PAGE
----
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The Sciences

Children’s “Teddy-nauts” Shot Into Space

DiscoblogBy Boonsri DickinsonDecember 11, 2008 5:34 AM

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teddy-bears.jpg

For the past three decades, the U.K.’s space policy has been in favor of sending robots into space, but not humans. And certainly not bears—of the living variety, that is. Last Thursday, a group of British school children tweaked that policy a bit when they sent teddy bears into space. The project was part of the Cambridge University Spaceflight program, which worked with 11- and 12-year-olds from nearby schools to encourage science education. Not to get too technical, this is how the teddy bears made it into space. First, the students had to design space suits for the bears, so they could withstand the extreme temperatures and pressure present in near space. On the day of the launch, the space team gathered at Churchill College with four space-suited teddy bears. The bears were placed in a foam box filled with instruments and cameras. When the conditions were just right, the “teddy-nauts” were launched into space with a helium balloon. The bears rose 100,000 feet in the air and stayed there for two hours and nine minutes. Thanks to a GPS system attached to the bears, the children were able to recover the space-traveling teddy bears north of Ipswich.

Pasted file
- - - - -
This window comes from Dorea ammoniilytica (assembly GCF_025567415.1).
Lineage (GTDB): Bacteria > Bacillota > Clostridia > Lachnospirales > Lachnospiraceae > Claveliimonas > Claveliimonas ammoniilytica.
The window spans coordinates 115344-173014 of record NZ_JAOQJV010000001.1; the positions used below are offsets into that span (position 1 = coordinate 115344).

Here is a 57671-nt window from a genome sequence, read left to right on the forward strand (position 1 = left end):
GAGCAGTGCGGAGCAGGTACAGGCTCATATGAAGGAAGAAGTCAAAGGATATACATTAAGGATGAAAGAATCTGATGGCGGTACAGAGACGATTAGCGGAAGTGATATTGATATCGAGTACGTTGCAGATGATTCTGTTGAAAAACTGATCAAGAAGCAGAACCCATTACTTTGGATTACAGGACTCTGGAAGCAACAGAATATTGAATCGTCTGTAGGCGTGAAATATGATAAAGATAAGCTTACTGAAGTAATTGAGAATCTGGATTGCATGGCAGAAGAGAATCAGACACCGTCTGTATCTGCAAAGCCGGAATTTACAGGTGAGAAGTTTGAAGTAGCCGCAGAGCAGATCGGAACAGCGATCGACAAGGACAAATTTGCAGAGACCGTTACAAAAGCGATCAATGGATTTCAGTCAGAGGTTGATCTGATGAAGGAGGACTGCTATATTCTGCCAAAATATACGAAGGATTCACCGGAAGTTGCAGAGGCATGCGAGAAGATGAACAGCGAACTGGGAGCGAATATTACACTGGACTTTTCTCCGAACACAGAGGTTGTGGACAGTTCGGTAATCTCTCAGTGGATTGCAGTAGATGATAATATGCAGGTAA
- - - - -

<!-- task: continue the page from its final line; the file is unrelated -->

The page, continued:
Image: photobucket/ camcomms

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